On the other hand, with a focus on post–World War II developments, the most compelling aspect of Paul Crutzen’s original dating is lost — namely, the connection to the birth of the fossil economy. With the fragmentation of the Anthropocene discourse, that event — which kindled a secular rise in CO2 concentrations, slow and gradual at first, then steep and accelerating — seems to have fallen out of sight. So has the fossil economy as such, replaced by anything from afforestation to nuclear radiation. It appears, then, that “the Anthropocene” can be useful for the study of the history of the fossil economy insofar as it cuts the moorings to (1) the anthropos, the species, and (2) the kainos, the spike. Then researchers would be free to pursue the concrete dynamics of this human, all too human, history. The question, of course, is what would then remain of the Anthropocene.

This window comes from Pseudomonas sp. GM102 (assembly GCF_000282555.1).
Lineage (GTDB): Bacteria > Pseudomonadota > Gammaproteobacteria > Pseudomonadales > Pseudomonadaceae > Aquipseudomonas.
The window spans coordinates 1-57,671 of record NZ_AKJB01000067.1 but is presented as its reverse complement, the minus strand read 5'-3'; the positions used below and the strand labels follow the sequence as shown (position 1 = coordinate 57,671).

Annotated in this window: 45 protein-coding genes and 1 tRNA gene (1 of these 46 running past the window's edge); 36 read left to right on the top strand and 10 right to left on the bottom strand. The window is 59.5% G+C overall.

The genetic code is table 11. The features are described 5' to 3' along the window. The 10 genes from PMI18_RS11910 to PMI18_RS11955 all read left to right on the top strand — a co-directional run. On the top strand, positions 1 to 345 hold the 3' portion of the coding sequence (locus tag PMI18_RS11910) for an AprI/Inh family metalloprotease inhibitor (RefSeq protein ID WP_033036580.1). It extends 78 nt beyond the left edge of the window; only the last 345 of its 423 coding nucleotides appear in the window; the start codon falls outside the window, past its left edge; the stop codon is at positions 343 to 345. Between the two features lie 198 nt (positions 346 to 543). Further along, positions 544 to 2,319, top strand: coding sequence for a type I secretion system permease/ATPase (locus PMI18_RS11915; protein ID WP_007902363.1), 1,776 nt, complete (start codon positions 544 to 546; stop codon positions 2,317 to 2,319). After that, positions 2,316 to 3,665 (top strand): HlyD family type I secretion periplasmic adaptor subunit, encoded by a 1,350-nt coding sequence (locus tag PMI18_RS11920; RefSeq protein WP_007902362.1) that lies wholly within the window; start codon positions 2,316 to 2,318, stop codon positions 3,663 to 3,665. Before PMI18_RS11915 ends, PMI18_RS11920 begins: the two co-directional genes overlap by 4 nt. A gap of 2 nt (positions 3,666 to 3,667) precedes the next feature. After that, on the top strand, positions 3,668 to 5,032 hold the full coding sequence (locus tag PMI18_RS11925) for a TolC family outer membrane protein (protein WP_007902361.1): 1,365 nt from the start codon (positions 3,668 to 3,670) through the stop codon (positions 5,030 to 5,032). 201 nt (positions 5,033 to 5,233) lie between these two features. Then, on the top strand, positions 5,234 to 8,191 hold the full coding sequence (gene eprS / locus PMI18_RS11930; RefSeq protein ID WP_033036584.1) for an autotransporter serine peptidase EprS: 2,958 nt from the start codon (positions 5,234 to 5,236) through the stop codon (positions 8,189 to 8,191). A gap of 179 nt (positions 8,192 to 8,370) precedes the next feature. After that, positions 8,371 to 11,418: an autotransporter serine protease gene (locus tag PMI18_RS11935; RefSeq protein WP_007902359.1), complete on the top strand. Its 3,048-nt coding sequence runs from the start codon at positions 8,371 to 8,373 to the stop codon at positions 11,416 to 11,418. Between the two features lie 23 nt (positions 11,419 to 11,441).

Fossil Capital, Fossil Stalinism

In the age of the fossil economy, labor has been subsumed under capital. The ascent of steam in Britain occurred in the context of capitalist domination of labor, beamed with the military power of that nation onto such distant places as the Khasi Hills and Labuan. Since then, the prime mover of the fossil economy appears to have been what we might call “fossil capital,” most simply defined as the production of exchange value and the maximization of profit by means of fossil energy as a necessary material substratum. Rex Tillerson, president and CEO of ExxonMobil, whose fortunes from this line of business are some of the largest in history, has summed up the spirit of fossil capital with exemplary clarity: “My philosophy is to make money. If I can drill and make money, than that’s what I want to do.” 77 Ever since the age of steam, this credo has informed the actions of capitalists of all hues: if I can dig up fossil fuels or burn them and make money, then that’s what I want to do, and après moi, le deluge.